Great Train Crimes (Paperback)
Murder and Robbery on the Railways
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Murder and robbery committed on the railways have long held a special place in British criminal history. Railways and trains create special conditions – and opportunities – for criminal acts. Two legendary large-scale robberies took place on the British railways – the Great Bullion Robbery of 1855 and the Great Train Robbery of 1963 – and these extraordinary episodes are often used as examples of the ultimate in criminal audacity. But as Jonathan Oates shows in this powerful selection of case studies, most railway crime is less sensational yet, in many ways, more revealing.
He reconstructs in vivid detail some of the most memorable cases dating from Victorian times to the present day. Included are cases of adults and children who were thrown to their deaths from trains, decapitated corpses found beside railway lines, passengers who were pushed from platforms into the path of oncoming trains and others who were stabbed, shot or strangled during their journeys and were found dead on arrival. The sheer variety of crimes is astonishing, as are the stories that unravel behind them.
As he retells these sensational, bizarre, often ghastly tales, Jonathan Oates gives an insight into the reality of railway crime. His collection is a must for addicts of true crime cases and for readers who enjoy railway history.
Dr Jonathan Oates is the Ealing Borough Archivist and Local History Librarian, and he has written and lectured on aspects of the history of London, including its criminal past. His books include several volumes on West London in the Images of London series as well as Foul Deeds and Suspicious Deaths in Ealing, Foul Deeds and Suspicious Deaths in Lewisham and Deptford, Unsolved Murders in Victorian and Edwardian London and Unsolved London Murders: The 1920s and 1930s. He has also published a study of the Jacobite rebellion of 1745 and Sweet William or The Butcher? The Duke of Cumberland and the '45.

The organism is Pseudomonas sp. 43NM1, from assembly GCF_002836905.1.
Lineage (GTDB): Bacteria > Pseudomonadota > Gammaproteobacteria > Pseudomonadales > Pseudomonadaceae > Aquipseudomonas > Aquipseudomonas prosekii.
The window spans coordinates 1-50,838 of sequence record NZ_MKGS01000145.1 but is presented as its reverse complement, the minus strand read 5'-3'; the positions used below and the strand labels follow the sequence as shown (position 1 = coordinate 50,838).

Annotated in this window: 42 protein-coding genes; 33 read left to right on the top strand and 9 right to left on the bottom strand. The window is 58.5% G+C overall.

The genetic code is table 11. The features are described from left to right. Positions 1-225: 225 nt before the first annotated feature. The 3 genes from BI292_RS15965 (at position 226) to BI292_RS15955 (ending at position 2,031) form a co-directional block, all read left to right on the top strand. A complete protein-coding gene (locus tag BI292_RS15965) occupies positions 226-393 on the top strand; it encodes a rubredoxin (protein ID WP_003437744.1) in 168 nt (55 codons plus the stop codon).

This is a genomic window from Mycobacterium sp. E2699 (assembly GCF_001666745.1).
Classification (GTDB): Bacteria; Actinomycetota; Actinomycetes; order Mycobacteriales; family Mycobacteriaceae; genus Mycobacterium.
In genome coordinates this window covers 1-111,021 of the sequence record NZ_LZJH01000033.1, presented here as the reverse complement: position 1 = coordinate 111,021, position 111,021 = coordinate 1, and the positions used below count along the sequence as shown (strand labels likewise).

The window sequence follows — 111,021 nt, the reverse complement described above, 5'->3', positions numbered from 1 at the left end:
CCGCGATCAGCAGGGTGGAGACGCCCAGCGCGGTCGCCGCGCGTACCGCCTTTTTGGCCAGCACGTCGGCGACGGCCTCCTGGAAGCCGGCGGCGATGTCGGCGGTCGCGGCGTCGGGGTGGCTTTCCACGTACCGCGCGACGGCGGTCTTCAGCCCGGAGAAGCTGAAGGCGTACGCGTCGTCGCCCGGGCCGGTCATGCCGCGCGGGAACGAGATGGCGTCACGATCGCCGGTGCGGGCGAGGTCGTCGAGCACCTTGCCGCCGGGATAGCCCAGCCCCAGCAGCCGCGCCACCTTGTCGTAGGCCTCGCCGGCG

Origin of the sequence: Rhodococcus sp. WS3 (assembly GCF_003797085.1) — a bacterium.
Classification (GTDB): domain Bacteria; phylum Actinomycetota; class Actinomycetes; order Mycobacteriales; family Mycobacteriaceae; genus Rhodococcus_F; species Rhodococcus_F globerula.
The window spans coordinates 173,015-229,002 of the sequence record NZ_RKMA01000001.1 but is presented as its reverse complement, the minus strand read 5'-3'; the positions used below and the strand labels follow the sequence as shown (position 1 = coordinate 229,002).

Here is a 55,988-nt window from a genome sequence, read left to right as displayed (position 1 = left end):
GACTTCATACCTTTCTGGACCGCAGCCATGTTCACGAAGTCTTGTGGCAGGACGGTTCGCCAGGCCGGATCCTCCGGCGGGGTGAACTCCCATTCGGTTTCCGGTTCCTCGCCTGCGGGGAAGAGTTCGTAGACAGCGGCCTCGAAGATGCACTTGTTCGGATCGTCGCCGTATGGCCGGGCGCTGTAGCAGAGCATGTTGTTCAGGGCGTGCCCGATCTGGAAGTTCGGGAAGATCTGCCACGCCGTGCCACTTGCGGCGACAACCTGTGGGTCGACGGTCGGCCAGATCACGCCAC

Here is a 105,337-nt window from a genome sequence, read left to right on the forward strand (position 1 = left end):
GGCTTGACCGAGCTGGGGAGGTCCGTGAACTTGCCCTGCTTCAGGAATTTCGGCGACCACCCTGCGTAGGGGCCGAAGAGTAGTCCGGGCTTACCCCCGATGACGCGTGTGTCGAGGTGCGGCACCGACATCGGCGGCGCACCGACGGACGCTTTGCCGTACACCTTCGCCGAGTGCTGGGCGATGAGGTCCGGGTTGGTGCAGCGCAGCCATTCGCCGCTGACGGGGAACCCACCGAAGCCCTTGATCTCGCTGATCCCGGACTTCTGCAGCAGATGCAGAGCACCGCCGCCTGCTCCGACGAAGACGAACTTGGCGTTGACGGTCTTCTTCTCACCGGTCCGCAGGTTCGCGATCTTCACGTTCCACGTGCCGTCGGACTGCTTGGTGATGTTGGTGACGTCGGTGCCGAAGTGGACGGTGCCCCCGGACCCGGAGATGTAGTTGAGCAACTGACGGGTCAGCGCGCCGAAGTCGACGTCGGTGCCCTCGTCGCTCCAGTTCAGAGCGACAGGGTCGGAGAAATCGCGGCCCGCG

This is a very interesting and readable book, I would recommend it highly.Police History Society Newsletter
If you think train crimes stop at Agatha Christie's 4.50 From Paddington or Murder on the Orient Express, this book will be an eye-opener. Jonathan Oates charts train crimes from the Victorian period to the present day, from casual murder to calculated robbery. Included are the Gold Bullion Robbery of 1855, the ghastly death of a railway servant in a station's booking office, terrorist bombs on the Underground in the 1880s, murder on the Brighton line and The Great Train Robbery of 1963. The variety of crimes in surprising, as are the stories behind them; a must for true-crime addicts.Practical Family History, Oct 2010